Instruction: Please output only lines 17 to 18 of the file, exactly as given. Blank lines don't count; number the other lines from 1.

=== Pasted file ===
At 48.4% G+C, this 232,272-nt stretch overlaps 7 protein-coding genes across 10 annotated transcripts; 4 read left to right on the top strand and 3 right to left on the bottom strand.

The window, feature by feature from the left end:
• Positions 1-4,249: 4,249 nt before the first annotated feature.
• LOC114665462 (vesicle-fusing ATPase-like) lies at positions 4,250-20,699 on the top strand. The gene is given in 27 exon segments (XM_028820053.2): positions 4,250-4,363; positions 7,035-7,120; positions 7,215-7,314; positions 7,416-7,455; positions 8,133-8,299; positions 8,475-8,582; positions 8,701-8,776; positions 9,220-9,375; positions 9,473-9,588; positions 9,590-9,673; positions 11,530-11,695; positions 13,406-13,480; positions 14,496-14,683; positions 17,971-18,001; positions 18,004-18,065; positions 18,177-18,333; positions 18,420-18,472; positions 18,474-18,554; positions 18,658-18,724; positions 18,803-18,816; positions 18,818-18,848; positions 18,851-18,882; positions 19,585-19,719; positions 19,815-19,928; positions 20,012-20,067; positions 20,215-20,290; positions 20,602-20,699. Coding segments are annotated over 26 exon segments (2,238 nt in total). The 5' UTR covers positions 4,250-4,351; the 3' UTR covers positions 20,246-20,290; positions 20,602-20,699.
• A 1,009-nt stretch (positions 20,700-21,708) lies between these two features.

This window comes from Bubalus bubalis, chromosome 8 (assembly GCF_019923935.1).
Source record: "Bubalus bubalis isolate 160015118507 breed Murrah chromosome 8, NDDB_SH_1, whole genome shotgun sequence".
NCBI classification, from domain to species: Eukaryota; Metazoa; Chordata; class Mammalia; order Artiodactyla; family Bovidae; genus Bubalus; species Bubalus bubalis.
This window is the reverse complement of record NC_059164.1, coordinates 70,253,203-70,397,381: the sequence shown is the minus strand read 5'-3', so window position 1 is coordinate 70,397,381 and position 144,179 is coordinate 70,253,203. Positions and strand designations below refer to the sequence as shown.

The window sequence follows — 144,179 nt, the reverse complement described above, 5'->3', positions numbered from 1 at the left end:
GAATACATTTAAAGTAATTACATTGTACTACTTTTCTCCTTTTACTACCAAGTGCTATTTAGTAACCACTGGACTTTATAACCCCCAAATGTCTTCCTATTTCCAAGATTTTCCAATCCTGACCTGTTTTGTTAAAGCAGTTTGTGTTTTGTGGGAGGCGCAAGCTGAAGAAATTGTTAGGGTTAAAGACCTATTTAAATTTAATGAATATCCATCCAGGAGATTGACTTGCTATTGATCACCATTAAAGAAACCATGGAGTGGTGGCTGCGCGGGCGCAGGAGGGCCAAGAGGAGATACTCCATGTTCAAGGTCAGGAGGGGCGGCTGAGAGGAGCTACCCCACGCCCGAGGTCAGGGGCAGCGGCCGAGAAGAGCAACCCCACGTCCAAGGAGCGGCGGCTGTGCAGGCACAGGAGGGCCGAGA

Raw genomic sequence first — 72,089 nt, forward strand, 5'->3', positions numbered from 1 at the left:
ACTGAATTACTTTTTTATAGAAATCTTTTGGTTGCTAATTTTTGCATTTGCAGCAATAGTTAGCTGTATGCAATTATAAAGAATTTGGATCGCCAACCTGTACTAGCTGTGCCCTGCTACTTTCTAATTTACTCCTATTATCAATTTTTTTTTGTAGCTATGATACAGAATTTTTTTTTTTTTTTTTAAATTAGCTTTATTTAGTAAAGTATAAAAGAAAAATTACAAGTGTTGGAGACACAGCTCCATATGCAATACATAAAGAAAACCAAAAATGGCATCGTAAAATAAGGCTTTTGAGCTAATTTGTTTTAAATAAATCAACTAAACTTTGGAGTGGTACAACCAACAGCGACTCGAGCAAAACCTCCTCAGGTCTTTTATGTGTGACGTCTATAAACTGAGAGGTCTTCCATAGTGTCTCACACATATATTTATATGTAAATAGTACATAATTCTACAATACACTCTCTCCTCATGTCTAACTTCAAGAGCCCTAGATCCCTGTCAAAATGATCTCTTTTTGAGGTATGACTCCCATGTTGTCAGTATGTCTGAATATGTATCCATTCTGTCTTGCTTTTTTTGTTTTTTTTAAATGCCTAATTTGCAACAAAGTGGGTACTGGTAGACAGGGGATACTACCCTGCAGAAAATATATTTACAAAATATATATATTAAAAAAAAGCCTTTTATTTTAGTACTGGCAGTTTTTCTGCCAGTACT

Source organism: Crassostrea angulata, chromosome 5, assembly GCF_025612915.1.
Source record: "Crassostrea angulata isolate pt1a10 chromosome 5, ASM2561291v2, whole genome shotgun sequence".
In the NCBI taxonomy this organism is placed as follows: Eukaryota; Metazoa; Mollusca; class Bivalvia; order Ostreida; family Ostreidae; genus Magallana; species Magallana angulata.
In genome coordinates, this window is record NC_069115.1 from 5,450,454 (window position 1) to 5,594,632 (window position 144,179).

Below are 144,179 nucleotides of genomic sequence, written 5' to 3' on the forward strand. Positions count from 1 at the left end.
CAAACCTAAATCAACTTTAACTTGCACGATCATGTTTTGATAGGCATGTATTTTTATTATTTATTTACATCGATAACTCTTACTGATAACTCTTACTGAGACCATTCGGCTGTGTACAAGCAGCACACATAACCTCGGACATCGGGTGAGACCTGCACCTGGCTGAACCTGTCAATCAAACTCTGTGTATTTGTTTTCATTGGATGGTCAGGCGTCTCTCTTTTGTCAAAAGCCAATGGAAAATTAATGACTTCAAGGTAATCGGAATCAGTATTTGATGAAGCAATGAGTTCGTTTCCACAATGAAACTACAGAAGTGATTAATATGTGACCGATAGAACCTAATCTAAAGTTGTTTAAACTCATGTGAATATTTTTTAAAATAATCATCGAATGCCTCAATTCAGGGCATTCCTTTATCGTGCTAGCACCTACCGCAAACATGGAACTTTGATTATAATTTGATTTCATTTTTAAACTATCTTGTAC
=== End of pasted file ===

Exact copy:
In genome coordinates, this window is record NC_069115.1 from 5,450,454 (window position 1) to 5,594,632 (window position 144,179).

Below are 144,179 nucleotides of genomic sequence, written 5' to 3' on the forward strand. Positions count from 1 at the left end.